After thirty-four years as a Visitation nun, Ann began facing the question of leaving the order. She made a thirty-day retreat with Fr. Farrell, S.J., a Jesuit priest, who helped her discern how God was calling her. When she made the decision to leave the order, Father Farrell helped her form a plan, and Ann’s exclaustration began. Shortly after this, Ann was introduced to the Society of the Sacred Heart through meeting Barbara Bireley, RSCJ, at the Epheta House in Detroit and was impressed. She also looked into other congregations and even tried negotiating with the Visitation community, but found that it would no longer be possible.

The next five years after she left the Visitation community she began ministry with adults in St. Clement’s Parish in Romeo, Michigan. What started out as a part-time facility grew to a full-time counseling and aid center under her direction. She was known for spotting leadership and making the best use of other community services to address the challenges brought to the Center. She recounts her parish experience, “I met adults, not religious, on a peer basis for the first time since I was nineteen, and with whom I formed lasting and loving relationships. This parish community became a family.”

Ann’s prolonged absence from religious community life extended to five years. While Ann was serving at the parish, she once again met Sister Bireley who came to work there. Having experienced the RSCJ in Sister Bireley’s community, Ann asked Barbara if she would be a good fit for the Society of the Sacred Heart. Even with Sister Bireley’s affirmation, leaving the Visitation would be a hard experience for Ann. While Ann had given many years of devoted work to the order, she felt they gave her so much that shaped her spirituality.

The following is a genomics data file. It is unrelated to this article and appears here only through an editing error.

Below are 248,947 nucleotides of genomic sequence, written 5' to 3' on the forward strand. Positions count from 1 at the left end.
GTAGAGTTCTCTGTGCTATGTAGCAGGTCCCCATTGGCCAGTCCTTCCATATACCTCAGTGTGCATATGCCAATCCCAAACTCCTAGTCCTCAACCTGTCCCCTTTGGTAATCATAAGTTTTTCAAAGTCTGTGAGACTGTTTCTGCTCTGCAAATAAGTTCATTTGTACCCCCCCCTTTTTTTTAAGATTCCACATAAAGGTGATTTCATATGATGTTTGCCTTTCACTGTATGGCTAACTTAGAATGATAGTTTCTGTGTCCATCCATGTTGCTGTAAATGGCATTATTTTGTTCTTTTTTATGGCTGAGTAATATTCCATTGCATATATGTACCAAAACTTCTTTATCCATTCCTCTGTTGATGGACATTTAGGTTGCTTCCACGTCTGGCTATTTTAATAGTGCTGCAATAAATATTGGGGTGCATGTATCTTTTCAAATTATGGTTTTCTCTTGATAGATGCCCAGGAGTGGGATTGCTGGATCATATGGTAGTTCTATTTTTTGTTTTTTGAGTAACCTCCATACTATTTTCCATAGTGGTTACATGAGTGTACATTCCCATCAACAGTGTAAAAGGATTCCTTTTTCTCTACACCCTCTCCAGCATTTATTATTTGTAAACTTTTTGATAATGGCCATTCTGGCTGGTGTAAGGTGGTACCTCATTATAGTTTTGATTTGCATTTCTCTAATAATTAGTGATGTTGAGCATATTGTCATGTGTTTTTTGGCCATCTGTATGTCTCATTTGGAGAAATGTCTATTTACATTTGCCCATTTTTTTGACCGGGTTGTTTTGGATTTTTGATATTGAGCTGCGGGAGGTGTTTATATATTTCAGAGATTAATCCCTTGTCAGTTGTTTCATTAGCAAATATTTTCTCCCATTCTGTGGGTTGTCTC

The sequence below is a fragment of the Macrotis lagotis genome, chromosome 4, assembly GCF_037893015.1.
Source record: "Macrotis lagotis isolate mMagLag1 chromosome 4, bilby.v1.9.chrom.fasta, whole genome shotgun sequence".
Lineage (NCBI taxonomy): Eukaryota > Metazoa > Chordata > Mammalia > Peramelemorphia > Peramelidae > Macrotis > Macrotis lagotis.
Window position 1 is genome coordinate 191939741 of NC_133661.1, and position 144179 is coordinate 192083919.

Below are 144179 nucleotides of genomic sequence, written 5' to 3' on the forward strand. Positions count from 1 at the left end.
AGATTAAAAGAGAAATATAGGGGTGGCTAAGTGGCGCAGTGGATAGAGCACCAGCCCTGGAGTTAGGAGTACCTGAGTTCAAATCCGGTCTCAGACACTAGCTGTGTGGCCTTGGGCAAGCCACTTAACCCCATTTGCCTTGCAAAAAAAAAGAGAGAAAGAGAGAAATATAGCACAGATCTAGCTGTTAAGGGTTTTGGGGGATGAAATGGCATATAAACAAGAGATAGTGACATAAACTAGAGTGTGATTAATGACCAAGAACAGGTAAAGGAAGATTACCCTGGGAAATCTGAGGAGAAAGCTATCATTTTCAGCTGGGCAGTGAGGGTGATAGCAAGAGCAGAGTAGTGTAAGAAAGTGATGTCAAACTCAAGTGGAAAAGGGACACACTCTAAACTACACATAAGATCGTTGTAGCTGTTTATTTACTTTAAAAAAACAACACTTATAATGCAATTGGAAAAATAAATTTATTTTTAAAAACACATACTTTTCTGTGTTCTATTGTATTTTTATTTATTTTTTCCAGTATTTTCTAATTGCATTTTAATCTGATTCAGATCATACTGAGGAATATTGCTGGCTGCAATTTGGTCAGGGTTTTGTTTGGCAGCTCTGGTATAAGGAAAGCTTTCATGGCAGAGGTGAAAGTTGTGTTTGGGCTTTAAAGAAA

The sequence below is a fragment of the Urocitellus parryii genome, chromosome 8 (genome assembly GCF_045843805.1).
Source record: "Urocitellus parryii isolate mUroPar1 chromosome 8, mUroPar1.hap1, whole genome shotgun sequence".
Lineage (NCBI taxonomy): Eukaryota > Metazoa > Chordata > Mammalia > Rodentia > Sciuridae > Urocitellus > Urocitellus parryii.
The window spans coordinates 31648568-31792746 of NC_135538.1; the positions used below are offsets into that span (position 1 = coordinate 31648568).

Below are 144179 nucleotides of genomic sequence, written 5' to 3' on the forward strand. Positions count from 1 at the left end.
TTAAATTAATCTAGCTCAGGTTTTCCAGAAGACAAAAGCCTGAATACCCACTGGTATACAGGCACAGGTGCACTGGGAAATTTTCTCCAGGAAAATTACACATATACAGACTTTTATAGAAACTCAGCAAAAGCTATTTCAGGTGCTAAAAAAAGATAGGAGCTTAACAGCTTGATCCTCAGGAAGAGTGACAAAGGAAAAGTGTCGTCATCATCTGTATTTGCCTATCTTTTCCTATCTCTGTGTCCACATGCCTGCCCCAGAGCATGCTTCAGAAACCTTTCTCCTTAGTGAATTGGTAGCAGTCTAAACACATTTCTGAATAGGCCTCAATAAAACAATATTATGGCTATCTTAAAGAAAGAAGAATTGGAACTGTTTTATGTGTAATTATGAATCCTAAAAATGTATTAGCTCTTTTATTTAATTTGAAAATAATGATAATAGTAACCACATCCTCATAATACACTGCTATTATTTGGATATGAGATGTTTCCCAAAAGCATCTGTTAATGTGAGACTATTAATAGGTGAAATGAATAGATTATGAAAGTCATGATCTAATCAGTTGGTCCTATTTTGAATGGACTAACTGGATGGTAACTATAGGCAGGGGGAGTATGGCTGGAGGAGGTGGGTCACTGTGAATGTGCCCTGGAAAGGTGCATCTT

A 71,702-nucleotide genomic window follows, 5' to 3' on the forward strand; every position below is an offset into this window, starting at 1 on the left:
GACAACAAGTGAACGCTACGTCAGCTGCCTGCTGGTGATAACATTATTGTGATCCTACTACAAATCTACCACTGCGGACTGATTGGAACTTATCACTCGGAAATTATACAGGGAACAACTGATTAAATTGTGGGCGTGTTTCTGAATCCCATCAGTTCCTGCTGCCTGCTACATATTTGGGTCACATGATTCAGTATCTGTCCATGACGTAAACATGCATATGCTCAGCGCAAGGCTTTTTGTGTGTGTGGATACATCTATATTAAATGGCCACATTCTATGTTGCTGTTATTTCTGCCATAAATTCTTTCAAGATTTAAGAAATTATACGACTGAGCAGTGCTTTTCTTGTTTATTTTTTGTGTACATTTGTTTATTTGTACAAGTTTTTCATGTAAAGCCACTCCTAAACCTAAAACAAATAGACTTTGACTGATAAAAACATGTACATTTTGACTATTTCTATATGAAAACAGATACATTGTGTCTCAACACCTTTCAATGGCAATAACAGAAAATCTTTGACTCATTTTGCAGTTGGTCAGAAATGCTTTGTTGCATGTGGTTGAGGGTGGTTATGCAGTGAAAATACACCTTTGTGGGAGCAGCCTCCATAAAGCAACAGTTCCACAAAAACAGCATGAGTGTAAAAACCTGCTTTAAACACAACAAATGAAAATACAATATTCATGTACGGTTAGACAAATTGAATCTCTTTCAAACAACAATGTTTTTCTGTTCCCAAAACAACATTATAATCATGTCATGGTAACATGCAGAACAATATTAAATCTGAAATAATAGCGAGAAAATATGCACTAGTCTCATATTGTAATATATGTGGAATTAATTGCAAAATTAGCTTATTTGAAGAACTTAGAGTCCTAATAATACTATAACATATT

On July 1, 1979, at the age of forty-one, Ann entered the Society of the Sacred Heart in Bloomfield Hills, Michigan, as a candidate for transfer from the Visitation Order. She spent several years in Albany, New York, living community life, and then at the Boston novitiate getting to know the Society. Ann transferred her vows on May 29, 1983, after five months of probation in Rome. When she returned to the States, she earned a BA in Gerontology at Madonna University, after which she moved to Atherton, California, where she assisted at the Oakwood retirement center for the Religious of the Sacred Heart and worked at the Timpany Rehabilitation Center in San Jose, California, as a water therapist for disabled children and adults. After several community moves, she settled in the San Jose RSCJ community. During these years, Sister Ryan became involved in community organizing and went to work with Title V in Santa Clara County, coordinating employment opportunities for low-income elderly. She also served as an ombudsman for nursing homes and residential care facilities. In time, Sister Ryan herself moved into a facility for low-income retirees, where she had a beautiful ministry with the residents until her own energy ran out.

During her years in the Society of the Sacred Heart, Sister Ryan served as area director, first in 1984 in Michigan and again in 1990 for the area of Menlo Park/San Jose. During the consultation process, her sisters identified Sister Ryan’s many qualities. They valued her ability to relate well with everyone, her organized, sensitive, and excellent facilitative skills, and her loving nature, which made her a thoughtful and reassuring listener.

In 2004, Sister Ryan officially retired to the Oakwood retirement community where she was an active member. Earlier this year, as she needed more care, Sister Ryan was transferred to Palm Villas in Redwood City, California. In the early afternoon on March 9, 2021, Sister Ryan went peacefully to God.

A funeral mass will be held for Sister Ryan at a later date in the Oakwood Chapel in Atherton, California.